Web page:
The Courier News from Blytheville, Arkansas on July 29, 1953 · Page 8
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The Courier News from Blytheville, Arkansas · Page 8

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Blytheville, Arkansas
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Wednesday, July 29, 1953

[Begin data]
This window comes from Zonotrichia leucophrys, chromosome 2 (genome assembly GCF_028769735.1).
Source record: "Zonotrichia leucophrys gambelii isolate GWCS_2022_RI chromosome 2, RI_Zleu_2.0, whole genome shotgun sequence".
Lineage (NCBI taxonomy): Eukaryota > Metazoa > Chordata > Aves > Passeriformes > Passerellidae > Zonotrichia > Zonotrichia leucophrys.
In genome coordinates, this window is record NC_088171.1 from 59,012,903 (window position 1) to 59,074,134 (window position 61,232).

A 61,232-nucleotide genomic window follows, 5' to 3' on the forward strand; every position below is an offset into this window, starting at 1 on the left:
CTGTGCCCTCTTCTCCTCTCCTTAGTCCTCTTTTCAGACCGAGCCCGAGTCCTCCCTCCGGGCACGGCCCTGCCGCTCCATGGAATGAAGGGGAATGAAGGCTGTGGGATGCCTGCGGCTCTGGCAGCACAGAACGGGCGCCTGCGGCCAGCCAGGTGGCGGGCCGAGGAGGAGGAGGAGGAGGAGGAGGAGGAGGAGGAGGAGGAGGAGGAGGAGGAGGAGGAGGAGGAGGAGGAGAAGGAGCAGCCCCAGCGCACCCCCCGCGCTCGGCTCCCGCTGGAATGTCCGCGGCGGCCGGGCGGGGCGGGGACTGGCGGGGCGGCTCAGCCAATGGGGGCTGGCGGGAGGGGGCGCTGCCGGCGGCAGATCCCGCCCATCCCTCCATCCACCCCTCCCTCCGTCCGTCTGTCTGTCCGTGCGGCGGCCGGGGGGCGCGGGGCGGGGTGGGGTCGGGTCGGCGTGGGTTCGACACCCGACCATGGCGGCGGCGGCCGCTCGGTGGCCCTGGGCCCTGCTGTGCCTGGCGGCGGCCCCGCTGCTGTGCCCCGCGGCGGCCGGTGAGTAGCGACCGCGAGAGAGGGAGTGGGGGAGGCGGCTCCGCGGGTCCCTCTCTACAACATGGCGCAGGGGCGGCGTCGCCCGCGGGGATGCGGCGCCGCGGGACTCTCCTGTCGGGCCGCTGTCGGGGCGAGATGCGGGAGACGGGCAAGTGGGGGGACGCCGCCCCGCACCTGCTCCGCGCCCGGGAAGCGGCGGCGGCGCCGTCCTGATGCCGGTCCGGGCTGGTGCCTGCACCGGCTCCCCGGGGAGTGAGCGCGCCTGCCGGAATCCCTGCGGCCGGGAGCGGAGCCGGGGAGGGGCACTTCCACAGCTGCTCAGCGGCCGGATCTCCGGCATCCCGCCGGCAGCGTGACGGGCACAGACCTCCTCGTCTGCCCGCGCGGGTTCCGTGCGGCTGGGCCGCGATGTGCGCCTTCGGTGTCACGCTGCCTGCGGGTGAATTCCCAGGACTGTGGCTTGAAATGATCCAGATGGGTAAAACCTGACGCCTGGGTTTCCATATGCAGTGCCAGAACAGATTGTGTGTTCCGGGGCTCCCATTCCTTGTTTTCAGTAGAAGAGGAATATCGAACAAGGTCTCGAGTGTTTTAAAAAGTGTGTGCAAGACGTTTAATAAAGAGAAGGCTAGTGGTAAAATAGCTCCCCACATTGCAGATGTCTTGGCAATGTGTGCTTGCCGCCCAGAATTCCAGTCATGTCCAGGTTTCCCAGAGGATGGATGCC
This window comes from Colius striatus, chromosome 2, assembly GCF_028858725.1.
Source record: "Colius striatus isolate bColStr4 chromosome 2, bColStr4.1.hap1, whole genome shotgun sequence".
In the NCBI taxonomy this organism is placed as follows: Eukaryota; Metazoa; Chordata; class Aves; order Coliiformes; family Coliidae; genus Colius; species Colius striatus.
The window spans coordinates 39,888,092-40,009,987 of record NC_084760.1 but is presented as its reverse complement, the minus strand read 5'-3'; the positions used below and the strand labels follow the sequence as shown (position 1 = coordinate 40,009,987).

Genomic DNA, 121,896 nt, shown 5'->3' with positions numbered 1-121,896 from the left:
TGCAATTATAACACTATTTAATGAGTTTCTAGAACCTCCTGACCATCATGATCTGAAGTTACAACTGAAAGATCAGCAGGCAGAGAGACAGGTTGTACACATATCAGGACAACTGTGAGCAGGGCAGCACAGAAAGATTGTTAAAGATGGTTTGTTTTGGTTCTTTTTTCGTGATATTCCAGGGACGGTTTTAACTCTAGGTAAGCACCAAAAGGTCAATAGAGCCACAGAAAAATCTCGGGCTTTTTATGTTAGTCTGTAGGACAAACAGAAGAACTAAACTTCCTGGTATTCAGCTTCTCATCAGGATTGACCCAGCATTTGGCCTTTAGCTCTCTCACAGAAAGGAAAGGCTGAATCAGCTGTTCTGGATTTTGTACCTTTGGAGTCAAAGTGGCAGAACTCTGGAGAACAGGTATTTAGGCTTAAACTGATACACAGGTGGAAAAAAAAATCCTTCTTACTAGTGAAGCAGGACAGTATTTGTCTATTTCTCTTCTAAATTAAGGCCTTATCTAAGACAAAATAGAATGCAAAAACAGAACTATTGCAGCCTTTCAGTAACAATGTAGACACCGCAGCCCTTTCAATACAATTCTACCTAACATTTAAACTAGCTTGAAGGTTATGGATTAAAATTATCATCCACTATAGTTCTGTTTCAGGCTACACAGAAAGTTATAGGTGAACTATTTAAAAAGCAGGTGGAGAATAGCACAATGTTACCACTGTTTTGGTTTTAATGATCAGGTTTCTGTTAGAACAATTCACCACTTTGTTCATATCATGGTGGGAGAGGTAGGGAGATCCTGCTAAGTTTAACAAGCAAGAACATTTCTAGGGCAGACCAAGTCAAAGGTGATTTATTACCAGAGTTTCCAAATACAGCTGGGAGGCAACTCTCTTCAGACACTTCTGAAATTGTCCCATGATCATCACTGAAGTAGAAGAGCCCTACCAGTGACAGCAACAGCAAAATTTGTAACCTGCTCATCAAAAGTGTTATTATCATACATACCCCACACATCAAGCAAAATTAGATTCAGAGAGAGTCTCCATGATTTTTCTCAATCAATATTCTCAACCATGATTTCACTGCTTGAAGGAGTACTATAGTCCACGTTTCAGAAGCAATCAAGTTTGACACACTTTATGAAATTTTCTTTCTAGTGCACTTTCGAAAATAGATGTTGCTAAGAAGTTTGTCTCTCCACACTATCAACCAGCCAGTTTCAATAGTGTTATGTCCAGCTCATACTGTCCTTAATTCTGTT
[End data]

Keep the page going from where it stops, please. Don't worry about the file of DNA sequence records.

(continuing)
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PAGE EIGHT ELYTIIEVILLE (ARK.) COURIER NEWS THE BLYTHEVILLK COURIER NEWS TOE COURIER NEWS CO. H, W. RAINES, Publisher HARRY A. HAINES, Assistant Publisher A. A. TREDRICKSON, Editor PAUL D. HUMAN, Advertising Manager Sole National Advertising Representatives: Wallace Wltmer Co., New York, Chicago, Detroit, 'Atlanta, Memphis. Entered as second class matter at th« poit- offlce at BlythevlUe. Arkansas, under act of Congress, October 9. 1917. Member of The Associated Press SUBSCRIPTION RATES: By carrier in the city of Blytheville or anj suburban town where carrier servlcs la maintained, 25c per week. By mail, within a radius o( 50 miles, $5.00 per year, $2.50 for six months, $1.25 for three months; by mall out-side 50 mile zone, $12.50 per ye»r payable in advance. pit prodded Into reading by TV m * y develop broader reading: habits. Those who won't allow themselves that much hope may at least accept the Washington librarian's report as consoling proof that the human eyeball still seems adaptable to the printed page. Even that is something to cling to. Stuck Whistle Meditations And I heard another out of tlie altar say, Even so, Lord God Almighty, true and righteous are thy Judgments. — Rev. 16:7. * * * God's Justice is a bed where we Our anxious hearts may lay And. weary with ourselves, may sleep Our discontent away. Barbs Lota of kids step right Into dad's shoes — when he gets tired of them. » * * A Massachusetts man has a clock that ha« run for 22 years without his fixing it. That's probably why U still runs. * * • Over 5,000,000 pairs of glasses are sold annually In the U.S. It would seem that more people woull be able to see the bright side. * * • Many people who claim they tell only little white lies are color blind. * • * A Toledo woman asked police to locate her husband who had been missing for two years. Some people are so impatient. Librarian Sees No Threat To Reading from Television We all remember how the coming of radio was supposed to have sounded the death knell of the phonograph-record business. Exactly the reverse took place. The record industry is now doing a colossal business. In recent years, the sale of cheaper long-playing records lias had something to do with this, especially in the classical music field. But it was a well-established fact a decade and a half ago that radio, far from killing records, created a vast new appetite for them. • With the advent of television, the same grim prophecies were made about tht future of magazines, books and other reading matter. Reading would become, a lost art, said the forecasters. Comedian Fred Allen predicted TV would breed human beings with eyeballs as big as grapefruit, fit only for looking at 20- inch screens. But again, perhaps the gloom is unwarranted. It's certainly early to tell. Yet the librarian in Washington, D. C. believes TV is causing more people to read than evtr before. He finds a direct link between subjects and books discussed on TV programs and interest at the libraries. Demand seema to rise when discussion waxes hot. In the capital, naturally enough, information about issues of national import is most sought after. Fiction tends to fall by the wayside, except when people hear that a certain TV play is based on a novel, and they they rush to read it. Washington's librarian has a notion, however, that the lessened interest in fiction is due in considerable part to the lack of good novels. However that may be, the simple fact remains that the use of public library facilities both in Washington and the nation is growing. ^ ^The evidence probably is not yet sufficient to impress educators generally that TV is going to have the kind of stimulating effect on reading habits that radio had on the country's music-listening habits. The real test, obviously, is whether people are stirred to read, not just the specific, limited topics mentioned on TV programs, but in wide, exploratory circles of their own making. That sort of self-starting curiosity goes with real reading. lt'« fair to hop*, howtvtr, that p*o- Impy Knows Rules Three of the five Democratic county leaders in New York City pulled a bit of a surprise when they endorsed Mayor Vincent Impellitteri for re-election. Impellitttri jolted all the regular leaders three years ago when he won as an independent candidate in rebellion against the organization. Nobody thought he had any friends any more. But this sudden resurgence of interest in Impy doesn't mean the boys have now discovered the makings of a great mayoralty record in his three years of ribbon cutting. It's just that they know what he will do — nothing at all. His two strongest and most appealing rivals, on the 1 Democratic side, might get out of hand. And there is nothing more disconcerting to a political leader than a candidate who inissts he will wield power according to his own lights. With Impy there's no worry. He knows and accepts the age-old ground rules. Views of Others WEDNESDAY, JULY 29,1958 Erskine Johnson IN HOLLYWOOD HOLLYWOOD^ — (NBA)— Bounc- | Ing their money: "You shouldn't _ ,,.»».. r,...i_ __.,. . . . ing Betty Hutton, who has bounced back into the spotlight "Doing What I Was Born to Do" with the greatest one-woman act ever seen in show business, blamed Hollywood today for keeping her "out of touch with the people." Wringing wet after an hour of singing, yelling, clowning and hoofing at the Desert Inn to the greatest applause I've ever heard in a night club, Betty grabbed a towel, tightened the belt of a terry cloth robe and said: "After 12 years in front of Hollywood's cameras I was out of touch with the people. You lose greatness on the screen by not appearing be/ore live audiences. "I lost everything while I was at Paramount. I didn't know it was happening but I'll never let it happen again." The way Btlty jams every ounce of her energy into her performance, it's no wonder she collapsed from a combination of the heat and physical exhaustion and is in the medico's hands. She really "gives her all." Warming up for a Sophie Tucker filmbiography since leaving Paramount a year and a half ago, Betty has been an "In Person" star at theaters in San Francisco, Portland, Seattle. New York, London and the GI's in Korea. But it Wasn't until Betty opened ~ brought it with you because you're not taking It home." POWER OF TV THE power of TV has brought Milton Berle, Dale Storm, Herlv- Shriner and, next month, Red BujMI tons to the plush Las Vegas hotels': ' But it wasn't in the role of Little Margie that Gale launched a storm of calls for tables at the Thunder-] bird after the word got around. She steps right out of character'; and into a sparkling special ma- 1 terial singing routine. "I'm an Old- ! Fashioned Girl" tells of her career 1 in the movies, of operas to westerns, and then it's: ( "They can have their Cine- rama, j And ignore this third dimen- i sion, Television is here to stay." Desert Inn here that she The Tuckers, the Jolsons Peter ft/son's Washington Column — Brevity, In Names The man on the copy desk has more fun than anybody on a newspaper, in our opinion. Also he has more headaches. Our view comes about by the fact that we have been more or less closely tied to the copy desk end of a newspaper for most of our career. Making names and other things fit in headlines Is what gives the copy desk man a frequent fit of temper and an occasional tantrum. Headlines have to fit in an alloted space. The bigger the type, the less the word count. When a headline writer Is allowed the privilege of referring to the president of the united States as "Ike," "PHD" or "HST" It isn't too bad. But how about that name Hammarskjold? He's the new secretary-general of the United Nations and he replaced another "easy" headline name, "Lie." But how in heck are you going to get that name Hammarskjold in a headline type that won't take more than 12 units? the copy desks of the nation ask. We don't know, but we thought the Wall Street Journal came up with a cute little ditty on the matter, which we quote: ' Copy desks are desperate For Headlines brief to start A name not as condensible as Ike or FDR — Trygve Lie was.easy but Brave Hearts are being chilled In the struble to abbreviate UN's Dag Hammarskjold.'"' We Just hope It doesn't come out "DAG," but don't be surprised. —Sherman (Tex.) Democrat. Plans for Power Project Pushed Through Federal Power Agency A Pat On The Fuselage Let's forget the aces, double aces and triple aces for a moment, and drink a loast to the host of hot aircraft that woosh across the Asian sky _ the Sabre Jets. Ever so often some blrdmnn comes along and says the MIG-15 can out-maneuver or out- climb or oulshoot the Sabre, that superior technique on the part of American pilots Is the main reason for U.N. nlr supremacy in Korea. But look at the record. A few weeks ago Vern Haugland, the AP's aviator editor, totted up the record on u. S. jets vs. Red MIOs. since the Korean War started, American pilots consistently have shot down several times as many planes as they lost. The ration Increased, as newer Jets went into battle. At latest count 11 Red planes were destroyed for every allied plane lost in combat. And recently the U. N. airmen hung up the best record so far in the war. Fifteen enemy planes were lost. Not one U. N. plane went down. Okay, so u. s. airmen are still the cream of the crop, as the old recruiting posters used to say. But records like these aren't made unless they're strapped to superior aircraft. —Charlotte (N. C.) News. WASHINGTON — (NEA) — Ped- j era! Power Cnmmlsion handling of the controversial Idaho Power I Co. application to develop three Hhel's C a nyon dam sites indicates a determination lo get tis business settled as soon as possible. There is apparently some hope it will be a forgotten issue by the time the 1954 elections roll Prter Edsop around. Hell's Canion on the Snnke riv- I er—a main Columbia basin tributary on tho Oregon-Idaho lini I doesn't make big news in the East and South, but it is strictly front- page stuff in the Northwest. Tho case has much more than regional intovest, however, for this is the key to ail Elsenhower administration policy on the private power company vs. public power Issue. Proof of this is found In the fact that bi? private power interests have eiiierecl the case as in- tcrveners. This means they become party to the action to protect their alt-ged interest therein. Pacific Power and Light, the big Oregon utility, has moved into the case becau.se it hopes to buy power from the Idaho company if it Is granted license to build the three dams. Representatives of Electric Botul and Share, one of the biggest utility holding companies of America are present. And so are repre- srntativcs of the National Asocla- tlon of Electric companies. These facts are taken as an Indication of the Importance which the private power industry puts o: the Hell's Canyon decision. Held Before FPC Examiner Curent healings on the case are not being held before the full Fed eral Power Commislon. They are being held before an FPC examiner, Willam J Costelo, an old hand at this busines. Examiner Costello will hear al the evidence and make a finding of fact. This Will then be reported to the full federal Power Commission, which will issue the final decision on whether Idaho Power may begin construction. The opposition to the Idaho Power application Is pitifully weak. A National Hel's Canyon Asociation, headed by J. T. Marr of Portland. Ore., has b>;en formed in the Northwest to support public power development of the Snake. The asociat'on is long on numbers of people, but short on cash. It has the backing of Northwestern Grange, Farmers' Union, A.F. of L., C.I.O., some public utilities districts and local co-ops. In Congress almost their supporters are independent only Sen. Wayne Morse of Oregon and Rep. Oracle Pfost. Idaho Democrat, who campained and won on this isue ast election. Senator Morse's influence in Congress today can't be described as being at any peak What the Hel's Canyon Association wants Is a single, high dam milt by the lederal government in )lace of the three dams built by Idaho Power This Is in support o"f )lans made by Department of Interior with Truman administration approval. , The new Secretary of Interior, former Gov Douglas McKay of Oregon, walked out on these plans in May by withdrawing- his main argument was that there was no use asking Ccmgres for money to build the high dam und'er present federal budget and tax conditions, while Idaho Power was willing to spend its own money for similar though smaller projects. Charge Railroading The Hell's Canyon Asociation attack on the -Idaho Power appli- at the joined and the Cantors with an act to remember in the show worlo's hall of fame. "I needed ihose shows In Frisco and Portland and Seattle," Betty told me. "I *as rusty, out of touch. "Now I know why my first boss in Hollywood, Buddy DeSylya, made me brpak In all my songs' A delightful surprise on the same show with Skelton is 16-year-old Anna Maria Alberghettl, who leaps from grand opera to an oomphy "Your Cheatln' Heart." Anna Maria's option at Paramount bounced^ when the stuaio switched affections'* tp Eosemary Clooney as its star— 1 but there's still Stardust—and plenty of it—in i>nna Maria's hair. I Spike Jones, introducing one his mad musicians for a solo the Flamingo: "He worked with Horace Heidt until he turnnd professional." Overheard in one of the casinos: "So I took the $500 and ran it up to five figures—all zeroes." at the Hollywood were great and I Canteen. They was great be- Is that the present hearings cation before Examiner Costello are being railroaded through in violation of Federal Power Commision and Administrative Procedures Act regulations. Principal basis for hese charges is that the Idaho ower application is not complete s to authorization, financial and enginering data, as required. ,, FPC Counsel John Mason re-' )lied to this that the regulations vere burdensome and should be tanged. Examiner Costello there- jpon overruled the complaint mo- ion on the grounds that the regula- ions were unrealistic, and that ong proceedings would have to be voided. This is taken as an indication of ull-speed-ahead orders to get the matter settled quickly. Earlier, the Hel's Canyon Association had asked for a 90-day postponement to prepare its case against, the Idaho Power application. Though the matter has been under discussion and subject to numerous de- cause they were audience-tested. It's something Hollywood has forgotten." The Hutton-tot screaming out "Murder He Says" and "Y o u Can't Get a Man With a Oun" is expected. But when she sings a love song like "They Say" and closes with a tear-stinging "I Believe," the roof collapses. OTHERS BURNED ALONG w.'tb Betty, other movie stars whose talents reportedly were burned out in celluloid are proving that Hollywood can be wrong. Red Skelton, at the Sahara, doesn't have a night club act. He's just Red—faling down making faces, laughing at himsel and throwing off quips. But that's enough for the cus tomers. His puzzler's gin routine hasn't changed in 15 years and by now it's a classic. A few months ago Red told me he'd never play a night club— "I'm just not a saloon comedian.' Then Las Vegas phoned and— "At what they're paying me I'd play a Chic Sale," he grinned. With SKO signs for the regular Sahara shows, Red sees to it that all the customers are happy by howling it up around the gaming tables in the casino. To a tourist: "If you >vere a little paler you'd look like one of the owners. To an aged couple: "I bet you're celebrating you. Golden Divorce." To a group count- A GIRL like a peach IB supposed to represent the acme of feminity —this we can't deny—but the first peaches we received this season were yellow, knotty, wormy and fuzzy all >| over. Maybe we should wait a little m later to make a comparison, ai the-1| crop might Improve.—Omega (Ga.) News. THERE 13 A LOT of wind this year, considering it's an.off year in.,-. politics.—Elizabethtown (Ky.) News. lays over the past six years, Examiner Costcilo. ruled against any further postponements. No other obstacle is now in sight to prevent granting of the Idaho Power application. the Doctor Says— Bj EDWIN P. JORDAN. M.D Written for NEA Service they can bid as harder than the The mother of today is safer In childbirth and less likely to suffer sovnrely than ever before In the hisiory oi the world. er Justified. Fear Increases pain Pear itself lends to increase the [pains of labor, and consequently, Only 75 years ago child-bearing I "'e establishment of a calm ap- SO THEY SAY Russian Press is demanding larger TV screens. The people can hardly be that anxious to see all of Malenkov at one time. — Laurel (Miss.) Leader-Call. * » • The laziest, yet most enterprising, fisherman we've heard of this season trades with the neighbors to dig his worms on halves. — Bartow <Ga.) Herald. * • * Agitators for establishment of a third major baseball league overlook the fact that there are already three. The American League. The Nation«1 League, and the New York Yankees. — Greenwood (Miss.) Commonwealth. * * * Among the brilliant assembly »t the Writer's Tea w»s the author of "How To Save On Your Tixes." He Is now working on a sequel entitled: "My Five Ye»r« At Tht Penitentiary." — Lamar (Mo.) Duron*. wns a risky business: childbed fever was widespread and highly fraul. blood transfusion which now siives .so many lives was non-existent, and Caesarean section was too d.inacrous to contemplate. Today, in the United States, fewer than two mothers die in each tht.usand deKveric.s. and this can be e-ven furtner reduced as facilities are extended. Not so long ago most babies were born in the home. Today more than four out of live arc born in a hospital, and this ratio is evi-n higher in the cities. Tills change is partly responsible for the great improvement because many safeguards have been built up in good hospitals for maternity c.ire, and, obviously, hospitals and their facilities can offer aid in em- iraencles of many mothers. j this is particularly true, perhaps, for blood transfusion which can be given promptly in a hospital for all bleeding In delivery which formerly took so many lives. Equally gratifying has been the great improvement in the results of Caesarean section, that kind of operative delivery in which the baby Is taken directly from the womb. The methods of performing this operation and the skill with which It Is done have so improved hat in many places thousands of operations have been reported without a single death to the motli- . But It Is not only in saving the Ives of mothers during childbirth hat progress has been made. The lalns of giving birth have through II history been viewed with vary- ng amounts of drend as the date anriroa<±»d. Tali fear li no long- proach to this natural event is to be cultivated by both prospectiv mother and physician alike. In creased recognition to abolishin tenseness as labor approaches i one of the advances of recen years. But today, also, the mother in chi'nbirth does not have to rel> on calmness and fortitude alont since many excellent methods o, reducing the pain are available It Is not necessary for the mother to try to select her favorite pain reliever as the result of gossip be cause several methods are almost equally good and the physician in charge/ of delivery can suit it to the occasion and his own experience. > JACOBY ON BRIDGE National Contest 1 Shows New Plays By OSWALD JACOBY Written lor NEA Service The contract bridge national championship-: are usually held In the eastern part of the country, which makes it difficult for players who live west of the Rockies. This year the Summer National Championship will be held In St. Louis, and a strong contingent Is expected from the Far West. Despite the difficulty of distance, the game Is fundamentally the' same In all parts of the country, nrlase players who live west of the Rockies aim to demonstrate next week, la tie national cbam- [ plonships, that hard and play easterners. Today's hand, played by Dan Vv'esterfield of Phoenix, Ariz., ma g've you some idea of the type c bridge they play there. >7orth bid his head off, it shoul be admitted but he relied on h partner to bring the hand home there was any; play for It. This exactly what Westerfield proceed ed to do when he was lucky enoug to get a club opening lead. A spad opening lead would have cooke NORTH 29 AK763 VK105 * A6 + A532 WEST EAST (D) AQJ5 *A109 VJ4 VQ98762 *5 «72 + KQJ 10086 + 74 SOUTH A842 VA3 «KQJ109843 + None North-South vul. East South We»l North 3V 4» Pass 5» Pass Pass 6 * 6 + Pass Pass Pass Opening lead—* K ifs hash Immediately. Westerfielo won the first trick vitl, dummy's ace of clubs, discarding a spi,de from his hand. He uffcd a club entered dummy with he ace of diamonds, and ruffed nolher club He then proceeded to un the rest of his trumps. When South led his last trump, vrybody hrid to reduce to four ards. Dummy's last five cards vere the king of spades, three earts, and a club. East had two p.'.des and three hearts. West had to save a club and vo spades, so he threw his low -t. Dummy discarded the low lub, and Kail had to blank to* ace of spades in order to save three hearts Thereupon Westerfield cashed the ace of hearts, dropping West's jack, and put East in with the ace of spades to lead up to dummy's hearts. If West had kept only one spade, dummy would still pitch the club, and East would be obliged to blank his ace of spades. South would then hold on to the ace of hearts and lead one of his two spades. All of the top spades would fall, arid South's eight of spades would be good for the twelfth trick. Cooking Lesson THE NAME of the new Commie premier of uproarious Hungary is Nagy, who promises to get results by sharing the wealth. The second" G, we presume, ,1s silent, .as in.. hush money. — Asheville (N. C.I vi Citizen. 75 Years Ago In B/yt/ieri//e— ' Maxine Reid, LaNelle Smart. Jet-;, tie Clare Huffman, Dorothy Jean Higginson and Margaret Holland will return tonight from Camp Qua- i chita at Thorneburg, Ark., which they have been attending for two weeks. Jack Webb Is spending several . days in Memphis. Mr. and Mrs. D. McCIurkin will return tonight from Nashville. Tenn., where Mr. McCIurkin has )een attending George Peabody col- Korea has been just like a bad faucet, says Old Man Hobbs. It was .easy enough to turn on as a police action, but hard 16 turn oft" as a full flowine war. Answer to Previous Puzzlr ACROSS 1 Kind of roast 4 Mixing vessel 8 Persian poet 12 Brazilian macaw 13 Eye part 14 Festive 3 Fruit 4 Purchaser 5 Above 6 English district 7 Lett coin 8 Monsters 9 Created 10 Wing-shaped " Cooking vessel UBe j ms 16 Day before 17 click-beetle 28 Individuals 18 Algeria's capital 20 Side glances 21 Go astray 22 Ages 24 Rabbit 26 Way out 27 Propel a boat 30 Straightens 32 Calm 34 John L. Lewis' boys 35 Rubber 36 Female saint (ab.) 37 Disorder 39 Dry north wind 40 Serving vessel 41 OfTer 42 Drawing room 45 School books 49 Tourists 51 Born 52 Ireland 53 Revise 54 Vehicle 55 Lumps 56 Hirtlinj 37 High note In Guldo's scale DOWN I Father 19 Peace goddess 29 Existed 23 What yesst 31 Stoat dough does 24 Cured meats 25 Landed 26 Worms 27 Home 42 Simmer 43 Operatic solo 44 Fat used in 33 Raging cooking 38 Fragments 46 ".Errwrald Isle" 40 Birds of peace 47 Actual 41 Moisten a 48 Antitoxins roast 50 Sheltered side 1 ' It li li H » W 14 U 4 a 5$ Z a i> i € i u Ik W 41 T" it W 2t M &> ' i b W m id { 7 m Z5 U ji m 17 i> m t H m » » ^ n i w i ID a~ a q r • H [